Today begins a 309-day countdown to a festival that could make Durham known around the globe for technology, innovation, entrepreneurship, creativity and music. 

It’s called Moogfest, and as of today, it’s no longer an Asheville legacy but a Durham one. 
Moog Music Inc. gathered city and startup community leaders together on the American Tobacco Campus (owned by ExitEvent parent Capitol Broadcasting) Tuesday to make it official after months of speculation and rumors. The Asheville-based maker of the synthesizer, which took over operations of the namesake festival from promoters in 2014, will move its event to downtown Durham in hopes of wooing major technology companies as sponsors and giving local innovators a global stage for which to talk about their projects, companies and inventions. It all goes down May 19-22, 2016. 
The festival will certainly have an economic impact—more than 30,000 people participated in the Asheville event in 2014—but even bigger is the street cred it brings. Moogfest earned 1.5 billion media impressions from 230 press organizations in 2014—100 of those came from outside the United States. World renowned musicians, researchers, futurists, technologists and entrepreneurs also flew to town to share their knowledge and experience Asheville.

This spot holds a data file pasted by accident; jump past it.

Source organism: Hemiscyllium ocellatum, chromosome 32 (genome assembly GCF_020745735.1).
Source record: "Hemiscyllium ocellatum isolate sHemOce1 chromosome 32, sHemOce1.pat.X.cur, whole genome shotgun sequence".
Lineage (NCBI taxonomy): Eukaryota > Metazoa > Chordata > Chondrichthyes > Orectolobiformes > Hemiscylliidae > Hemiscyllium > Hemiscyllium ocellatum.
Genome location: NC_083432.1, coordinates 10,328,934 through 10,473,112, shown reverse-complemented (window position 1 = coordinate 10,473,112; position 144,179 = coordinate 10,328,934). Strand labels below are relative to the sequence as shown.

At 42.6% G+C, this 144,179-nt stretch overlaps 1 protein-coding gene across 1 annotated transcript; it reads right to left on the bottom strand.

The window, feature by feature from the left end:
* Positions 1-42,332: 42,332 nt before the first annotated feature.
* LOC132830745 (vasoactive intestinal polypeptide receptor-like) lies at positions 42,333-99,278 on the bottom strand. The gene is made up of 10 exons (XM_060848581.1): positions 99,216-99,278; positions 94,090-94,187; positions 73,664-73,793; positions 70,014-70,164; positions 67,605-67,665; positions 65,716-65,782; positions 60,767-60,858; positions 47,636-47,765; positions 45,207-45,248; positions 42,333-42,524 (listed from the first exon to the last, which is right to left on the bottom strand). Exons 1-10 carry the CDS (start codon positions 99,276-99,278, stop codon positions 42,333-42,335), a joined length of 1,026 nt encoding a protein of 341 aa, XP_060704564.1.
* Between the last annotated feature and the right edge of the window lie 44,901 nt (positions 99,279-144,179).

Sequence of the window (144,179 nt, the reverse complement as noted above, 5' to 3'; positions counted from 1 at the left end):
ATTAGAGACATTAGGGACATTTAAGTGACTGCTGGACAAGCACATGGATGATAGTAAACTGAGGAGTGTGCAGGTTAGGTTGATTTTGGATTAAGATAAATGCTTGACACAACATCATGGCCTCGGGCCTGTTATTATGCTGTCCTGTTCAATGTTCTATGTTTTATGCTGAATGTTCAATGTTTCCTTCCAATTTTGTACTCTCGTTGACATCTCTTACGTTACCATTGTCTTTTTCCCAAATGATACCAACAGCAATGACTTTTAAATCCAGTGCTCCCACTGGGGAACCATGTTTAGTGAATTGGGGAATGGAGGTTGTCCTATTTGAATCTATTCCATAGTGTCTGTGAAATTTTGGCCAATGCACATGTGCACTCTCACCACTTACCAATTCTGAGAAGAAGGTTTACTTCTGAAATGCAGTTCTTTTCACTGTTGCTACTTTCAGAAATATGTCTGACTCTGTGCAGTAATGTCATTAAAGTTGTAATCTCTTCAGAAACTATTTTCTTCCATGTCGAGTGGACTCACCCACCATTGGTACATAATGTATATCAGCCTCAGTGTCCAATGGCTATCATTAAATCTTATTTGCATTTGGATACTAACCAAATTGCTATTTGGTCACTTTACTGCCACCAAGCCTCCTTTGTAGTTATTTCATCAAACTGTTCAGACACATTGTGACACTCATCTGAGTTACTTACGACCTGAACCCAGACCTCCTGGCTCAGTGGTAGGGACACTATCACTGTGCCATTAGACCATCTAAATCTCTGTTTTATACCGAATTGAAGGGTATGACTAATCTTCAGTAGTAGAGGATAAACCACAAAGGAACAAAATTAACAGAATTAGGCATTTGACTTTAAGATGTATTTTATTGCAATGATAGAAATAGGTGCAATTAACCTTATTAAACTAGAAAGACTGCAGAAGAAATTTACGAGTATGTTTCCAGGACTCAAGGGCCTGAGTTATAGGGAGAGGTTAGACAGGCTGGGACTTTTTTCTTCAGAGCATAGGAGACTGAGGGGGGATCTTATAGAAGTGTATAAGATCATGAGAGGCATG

“This is not about us recruiting another festival to Durham,” Durham Chamber of Commerce President Casey Steinbacher told me earlier today. “It’s a talent recruitment and retention strategy for Durham. It’s about the next generation and what we have to do to retain the talent we have and to continue to recruit it to feed the innovation of the companies that are here.” 

Programming announcements will begin to come out soon, Parker says. A new festival director, UNC graduate Marisa Brickman, recently moved back to town from Los Angeles to take the helm of the local event.

Also good news for downtown Durham is an economic boon. Reports show that 109 to 147 jobs in Buncombe County were supported last year in the months leading up to the festival. The total economic impact of the 2014 event ranged from $10.2 million to $14 million.

The impact on those who take the stage next year? Not clear, but it could be huge.

“The purpose is to highlight people doing amazing things in technology in this state,” Parker says. “It is our goal to put those people working in technology in the Triangle on the stage that Moogfest provides and to tell the rest of the world about them.”

Early bird tickets to the 2016 Moogfest went on sale today for a limited time offer of $99.